We are at a critical time in the negotiations between NFL Owners and Players. There has been progress towards the settlement of Brady v. NFL and a new CBA. However, having negotiated contracts on both sides of the table, until everything is agreed to, nothing is agreed to. This is especially true here with a history of strained communication, mistrust and even dislike. Thus, despite all of the optimistic reports, we are in a fragile state.
Beyond the differences between the two sides, there are reports of internal issues among Owners about the proposed concessions to Players, working against the Owners' objective to change the economics and provide less share of revenue to Players who do not take the financial risk that they do. Those concerns will be addressed in a potentially animated Owners’ meeting in Chicago this week. Let’s analyze:
The 2006 CBA
The past is instructive here, albeit with different circumstances.
ICONUpshaw's deal in 2006 left NFL Owners remorseful.
NFLPA chief Gene Upshaw’s goal then was to enlarge the pot of revenue divvied up between the Owners and Players. Instead of using the previous Cap formula of DGR (Designated Gross Revenues) – ticket and television revenue – Upshaw was successful in changing DGR to TFR (Total Football Revenues), including practically all NFL revenue with limited carve-outs.
During the fateful Dallas meeting in 2006, I was at the Packer offices communicating with our President Bob Harlan, who kept saying the meetings were mostly about internal revenue sharing. Later that night, a new CBA with the Players was passed by a 30-2 margin.
Upshaw had created the perfect storm for the Players. He had stoked fear in the Owners about the potential end of the Salary Cap. He was boarding a plane to Hawaii for a vote with Players and pressed for an answer from his colleague for twenty years, Commissioner Paul Tagliabue, retiring that year. Upshaw also knew that Owners were so concerned with revenue sharing that the Player deal was almost an afterthought.
The two dissenters on that time — Mike Brown of the Bengals and Ralph Wilson of the Bills — were voices in the wilderness, yet soon after the ink was dry more owners realized the deal was a bad one. Some of the residue of Owners “feeling taken” by Upshaw in 2006 has been playing out in the present negotiation.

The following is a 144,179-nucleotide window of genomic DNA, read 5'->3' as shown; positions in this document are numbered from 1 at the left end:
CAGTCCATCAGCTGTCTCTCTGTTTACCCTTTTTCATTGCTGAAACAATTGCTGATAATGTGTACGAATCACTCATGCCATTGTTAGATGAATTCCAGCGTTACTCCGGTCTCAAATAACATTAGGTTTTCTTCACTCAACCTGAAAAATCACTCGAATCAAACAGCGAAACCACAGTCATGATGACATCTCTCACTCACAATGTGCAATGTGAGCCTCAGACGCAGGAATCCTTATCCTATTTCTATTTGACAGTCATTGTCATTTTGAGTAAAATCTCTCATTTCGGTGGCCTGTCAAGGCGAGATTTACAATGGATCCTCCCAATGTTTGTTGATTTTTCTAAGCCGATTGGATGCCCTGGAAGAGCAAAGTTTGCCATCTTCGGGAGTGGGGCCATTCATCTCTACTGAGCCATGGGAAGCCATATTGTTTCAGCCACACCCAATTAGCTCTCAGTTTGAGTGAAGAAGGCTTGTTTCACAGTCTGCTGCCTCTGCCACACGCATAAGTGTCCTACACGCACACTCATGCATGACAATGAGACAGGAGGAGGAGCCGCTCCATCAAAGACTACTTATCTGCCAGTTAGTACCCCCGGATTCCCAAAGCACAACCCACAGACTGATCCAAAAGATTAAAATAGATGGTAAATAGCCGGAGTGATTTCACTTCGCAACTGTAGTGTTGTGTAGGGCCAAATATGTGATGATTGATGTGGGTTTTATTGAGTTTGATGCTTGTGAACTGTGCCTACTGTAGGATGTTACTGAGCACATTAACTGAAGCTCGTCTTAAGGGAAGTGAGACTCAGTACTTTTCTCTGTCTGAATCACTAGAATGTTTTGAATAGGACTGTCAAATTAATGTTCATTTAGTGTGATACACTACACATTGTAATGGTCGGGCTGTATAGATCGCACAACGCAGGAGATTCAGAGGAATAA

The 2006 aftermath
From 2005 to 2006 – the first year of the new CBA — the Cap rose an unprecedented 19.3%, from $85.5 million to $102 million! Player costs had reached new heights, and I spent more time on addressing pre-2006 contract players who were seeing the market pass them by as I did on new contracts.
The Owners had a couple of different opt-out dates from the 2006 CBA, the first deadline being November of 2008. They didn’t even wait that long. In May of 2008 the Owners unanimously opted-out, shortening a CBA scheduled to run through 2013 by two years (it expired on March 11th this year).
Are there owners frustrated with the deal they made? Absolutely. Do some owners blame Tagliabue for a Player-friendly deal? Yes. Are there owners now realizing that Brown and Wilson were correct to vote against the deal? Yes, although few will admit now siding with those two.
What do Owners want?
The Owners have had a tough sell in this labor dispute, both to the Players and to the public. They cannot – like NBA owners – claim losses. They cannot claim they should make more money; that doesn’t play well on Main Street. Thus, they speak in terms of “shared sacrifice,” and “sustainable models,” code words for the Players receiving less of a share than they presently receive.
The Owners message is a changed environment since 2006: lack of public financing of stadiums, massive debt, player costs outpacing revenues, etc. Players respond by asking for more complete financials, a key negotiation issue for the next CBA.
In simplistic business terms, Owners want better ROI (return on investment). They have assets with, say, $300 million in annual revenues and $10-15 million in profit. They are aware of other business with similar numbers with multiples of that profit number.
The difference is that they did not become NFL owners for ROI alone; they did so for the appreciating asset value and personal reward along with the financial benefits of NFL ownership.
In sum, Owners see a pattern of declining profitability since 2005 and – through the opt-out – have a chance to correct it. Of course, it takes two sides to reach a deal.
Goodell’s moment in time
While Commissioner Goodell and the negotiating team has discussed concessions with Players, there are some owners doing what Brown and Wilson tried to do five years ago – and are doing now – before the room is swept up in the emotion of making a deal. They are saying the commitment to change the system is not reflected in what is being discussed with Players.
The potential division within the room creates an opportunity for Commissioner Goodell to step up. Goodell has been roasted throughout this process by players and wisely has not engaged those insults, letting them fall off his back and staying true to course. Now he must work the room at these meetings to build consensus. His mission is to transfer the “shared sacrifice” message from discussions with the Plaeyrs to his Owners: to sacrifice their own self-interest for the greater good.
Football fans everywhere are counting on him working to room…
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